One of New York’s largest private sector unions is warning Brooklyn residents not to visit NewYork-Presbyterian for certain procedures due to its “routine overcharging,” as it severs tie with the hospital.

NewYork-Presbyterian Methodist Hospital in Park Slope is one of the provider’s largest facilities.

However, on Dec. 2, workers from the 32BJ SEIU union rallied outside the hospital’s Washington Heights location to raise awareness about how the health provider allegedly charges “far more” for standard procedures than its local competitors.

Elected officials and union members rallied last week. Photo: Supplied

As a result, 32BJ Health Fund has terminated its relationship with NewYork-Presbyterian.

As of Jan. 1, 2022, NewYork-Presbytarian will be out-of-network for 32BJ Health Fund members, which represents cleaners, property maintenance workers, doormen, security officers, window cleaners, building engineers, and school and food service workers. 

The health fund is made up of over 100,000 32BJ members and their dependents, of whom more than 18,000 participants live in Brooklyn, the union told BK Reader.

According to the union’s analysis, NewYork-Presbyterian charges prices for routine procedures like bariatric and joint replacement surgeries, as well as colonoscopies, that are “well above-market rates when compared to other area hospitals.”

Elected officials and union members rallied last week. Photo: Supplied

“The doctors, nurses and other frontline medical staff at NewYork-Presbyterian deliver excellent care, but due to hospital administrators’ refusal to lower their prices, keeping the system in our network would be fiscally irresponsible,” 32BJ SEIU Local President Kyle Bragg said.

The hospital has not responded to BK Reader‘s request for comment.

According to the union, the prices paid by the 32BJ Health Fund to NewYork-Presbyterian in 2019 were more than 358% times the price that Medicare pays for the same care at the same hospitals. 

Local elected officials weighed in on the move to terminate the relationship with the healthcare provider.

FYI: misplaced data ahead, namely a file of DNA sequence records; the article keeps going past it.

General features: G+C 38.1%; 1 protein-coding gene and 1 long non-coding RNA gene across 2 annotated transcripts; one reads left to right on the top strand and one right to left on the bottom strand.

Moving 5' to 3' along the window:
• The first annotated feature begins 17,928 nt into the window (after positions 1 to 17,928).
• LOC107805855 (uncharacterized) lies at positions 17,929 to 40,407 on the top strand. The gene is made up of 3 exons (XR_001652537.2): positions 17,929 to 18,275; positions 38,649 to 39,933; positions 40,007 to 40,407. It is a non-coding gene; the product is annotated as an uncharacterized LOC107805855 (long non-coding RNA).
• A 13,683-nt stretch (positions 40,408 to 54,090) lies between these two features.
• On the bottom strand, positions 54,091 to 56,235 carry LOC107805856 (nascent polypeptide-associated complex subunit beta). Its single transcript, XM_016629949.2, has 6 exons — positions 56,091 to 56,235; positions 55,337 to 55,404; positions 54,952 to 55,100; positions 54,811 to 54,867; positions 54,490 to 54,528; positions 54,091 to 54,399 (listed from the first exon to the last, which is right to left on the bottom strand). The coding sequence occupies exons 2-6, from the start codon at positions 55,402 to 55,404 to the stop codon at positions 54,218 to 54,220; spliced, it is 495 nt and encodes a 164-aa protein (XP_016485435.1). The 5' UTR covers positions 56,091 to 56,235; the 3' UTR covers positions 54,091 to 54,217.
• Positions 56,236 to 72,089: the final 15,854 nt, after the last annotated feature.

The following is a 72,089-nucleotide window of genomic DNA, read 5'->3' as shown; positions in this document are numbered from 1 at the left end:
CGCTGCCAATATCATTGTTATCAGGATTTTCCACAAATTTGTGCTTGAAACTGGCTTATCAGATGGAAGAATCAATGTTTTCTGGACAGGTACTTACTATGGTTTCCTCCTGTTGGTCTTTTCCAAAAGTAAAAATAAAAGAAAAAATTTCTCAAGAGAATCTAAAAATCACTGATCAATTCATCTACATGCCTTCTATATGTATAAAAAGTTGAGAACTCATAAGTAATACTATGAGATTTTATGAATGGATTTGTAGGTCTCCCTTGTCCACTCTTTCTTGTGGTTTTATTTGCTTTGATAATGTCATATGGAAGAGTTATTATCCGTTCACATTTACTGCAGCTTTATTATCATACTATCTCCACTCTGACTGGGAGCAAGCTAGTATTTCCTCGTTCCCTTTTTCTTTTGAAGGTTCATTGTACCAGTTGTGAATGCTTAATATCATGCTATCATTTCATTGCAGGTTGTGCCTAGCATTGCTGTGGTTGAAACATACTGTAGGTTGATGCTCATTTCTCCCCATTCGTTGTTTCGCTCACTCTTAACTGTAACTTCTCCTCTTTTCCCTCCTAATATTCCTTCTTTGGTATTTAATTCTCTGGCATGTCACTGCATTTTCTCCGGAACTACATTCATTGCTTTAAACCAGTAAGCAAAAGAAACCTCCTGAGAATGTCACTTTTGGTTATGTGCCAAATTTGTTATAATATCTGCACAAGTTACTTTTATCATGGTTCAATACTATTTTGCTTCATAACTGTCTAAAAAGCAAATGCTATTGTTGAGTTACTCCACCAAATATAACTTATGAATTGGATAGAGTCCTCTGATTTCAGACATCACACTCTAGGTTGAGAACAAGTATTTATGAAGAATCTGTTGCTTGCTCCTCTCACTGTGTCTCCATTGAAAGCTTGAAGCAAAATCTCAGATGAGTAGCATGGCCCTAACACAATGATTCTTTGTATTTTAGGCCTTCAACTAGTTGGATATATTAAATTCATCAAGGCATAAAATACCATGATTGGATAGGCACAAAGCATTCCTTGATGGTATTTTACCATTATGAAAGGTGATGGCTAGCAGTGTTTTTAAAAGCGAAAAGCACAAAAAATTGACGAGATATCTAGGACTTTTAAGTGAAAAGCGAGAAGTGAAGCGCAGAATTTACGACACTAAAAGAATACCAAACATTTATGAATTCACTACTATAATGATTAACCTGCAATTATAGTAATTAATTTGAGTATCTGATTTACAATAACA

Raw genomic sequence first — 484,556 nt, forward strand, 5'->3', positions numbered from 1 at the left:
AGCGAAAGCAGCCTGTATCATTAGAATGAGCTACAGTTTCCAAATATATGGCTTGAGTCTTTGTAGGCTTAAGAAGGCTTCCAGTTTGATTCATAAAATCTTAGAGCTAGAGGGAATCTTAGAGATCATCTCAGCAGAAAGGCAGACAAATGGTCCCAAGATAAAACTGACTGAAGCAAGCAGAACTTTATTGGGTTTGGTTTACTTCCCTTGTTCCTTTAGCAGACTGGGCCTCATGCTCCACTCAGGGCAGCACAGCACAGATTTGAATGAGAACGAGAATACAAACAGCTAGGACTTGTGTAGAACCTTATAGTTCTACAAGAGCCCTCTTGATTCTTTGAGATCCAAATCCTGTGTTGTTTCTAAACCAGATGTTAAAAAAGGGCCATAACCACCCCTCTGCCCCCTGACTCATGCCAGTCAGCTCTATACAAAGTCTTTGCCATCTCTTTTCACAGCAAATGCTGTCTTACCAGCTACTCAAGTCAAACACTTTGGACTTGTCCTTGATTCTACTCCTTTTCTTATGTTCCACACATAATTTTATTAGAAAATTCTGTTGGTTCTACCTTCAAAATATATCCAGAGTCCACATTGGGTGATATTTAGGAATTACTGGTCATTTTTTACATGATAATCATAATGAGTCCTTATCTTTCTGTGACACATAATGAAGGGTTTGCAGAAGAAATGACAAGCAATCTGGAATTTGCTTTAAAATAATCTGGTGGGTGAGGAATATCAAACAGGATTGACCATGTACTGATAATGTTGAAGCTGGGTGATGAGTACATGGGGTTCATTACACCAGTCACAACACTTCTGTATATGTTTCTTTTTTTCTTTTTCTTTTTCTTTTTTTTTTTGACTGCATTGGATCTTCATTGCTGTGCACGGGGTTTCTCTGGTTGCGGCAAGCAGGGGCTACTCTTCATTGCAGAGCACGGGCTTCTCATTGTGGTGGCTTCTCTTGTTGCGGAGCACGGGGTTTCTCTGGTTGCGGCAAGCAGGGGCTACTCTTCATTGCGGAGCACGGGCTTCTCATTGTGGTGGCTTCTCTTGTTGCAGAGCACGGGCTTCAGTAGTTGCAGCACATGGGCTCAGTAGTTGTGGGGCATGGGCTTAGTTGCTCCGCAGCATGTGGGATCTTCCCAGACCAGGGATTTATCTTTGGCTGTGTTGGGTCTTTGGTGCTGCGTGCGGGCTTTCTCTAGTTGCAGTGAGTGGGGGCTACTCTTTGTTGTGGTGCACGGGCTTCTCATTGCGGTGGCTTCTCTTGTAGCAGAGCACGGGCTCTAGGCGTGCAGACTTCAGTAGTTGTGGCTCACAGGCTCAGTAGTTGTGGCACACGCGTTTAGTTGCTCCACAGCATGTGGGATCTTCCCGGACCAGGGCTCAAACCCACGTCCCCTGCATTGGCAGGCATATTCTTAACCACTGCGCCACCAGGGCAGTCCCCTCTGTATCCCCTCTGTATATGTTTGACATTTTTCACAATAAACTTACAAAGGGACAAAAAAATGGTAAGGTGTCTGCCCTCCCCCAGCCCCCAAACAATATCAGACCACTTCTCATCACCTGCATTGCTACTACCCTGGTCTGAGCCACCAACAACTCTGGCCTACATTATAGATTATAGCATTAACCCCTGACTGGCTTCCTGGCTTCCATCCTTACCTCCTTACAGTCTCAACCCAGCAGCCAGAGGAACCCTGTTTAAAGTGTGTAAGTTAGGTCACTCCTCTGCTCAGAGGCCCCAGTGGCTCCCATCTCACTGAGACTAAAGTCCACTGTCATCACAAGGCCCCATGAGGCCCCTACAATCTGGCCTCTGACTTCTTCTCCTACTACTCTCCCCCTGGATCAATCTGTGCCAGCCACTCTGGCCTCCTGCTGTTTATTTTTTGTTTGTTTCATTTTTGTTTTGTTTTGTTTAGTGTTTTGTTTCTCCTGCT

Union members rallied last week. Photo: Supplied

“It’s time that hospital administrators get called out for refusing to either negotiate their prices with the Health Fund or disclose any methodology behind their pricing practices,” Manhattan Borough President-elect and Councilmember Mark Levine said.

He added that he applauded 32BJ for taking action to protect its members’ access to affordable and quality care, and suggested other unions follow its example.

Meanwhile, State Senator Andrew Gounardes said 32BJ had been sounding the alarm about escalating hospital prices and unfair contracting practices for years.

“We have waited too long to heed the union’s call, and New Yorkers are suffering as a result.”

A bus shelter campaign on the issue can now be seen across the city.

The union said it hopes that by taking a stand against NewYork-Presbyterian’s pricing practices, it shines a light on the fact that hospital prices are rising “at an alarming pace and driving the overall cost of care to an unsustainable level.” 

“It is well past time for governments to use their regulatory and purchasing powers to rein in these out-of-control hospital costs. We look forward to working with our partners at the Coalition for Affordable Hospitals, at City Hall, and the state Capitol on this important initiative,” Bragg said.

Jessy Edwards

Jessy Edwards is a writer based in Bushwick. Originally from New Zealand, she has written for the BBC, Rolling Stone, NBC New York, CNBC and her hometown newspaper, The Dominion Post, among others.

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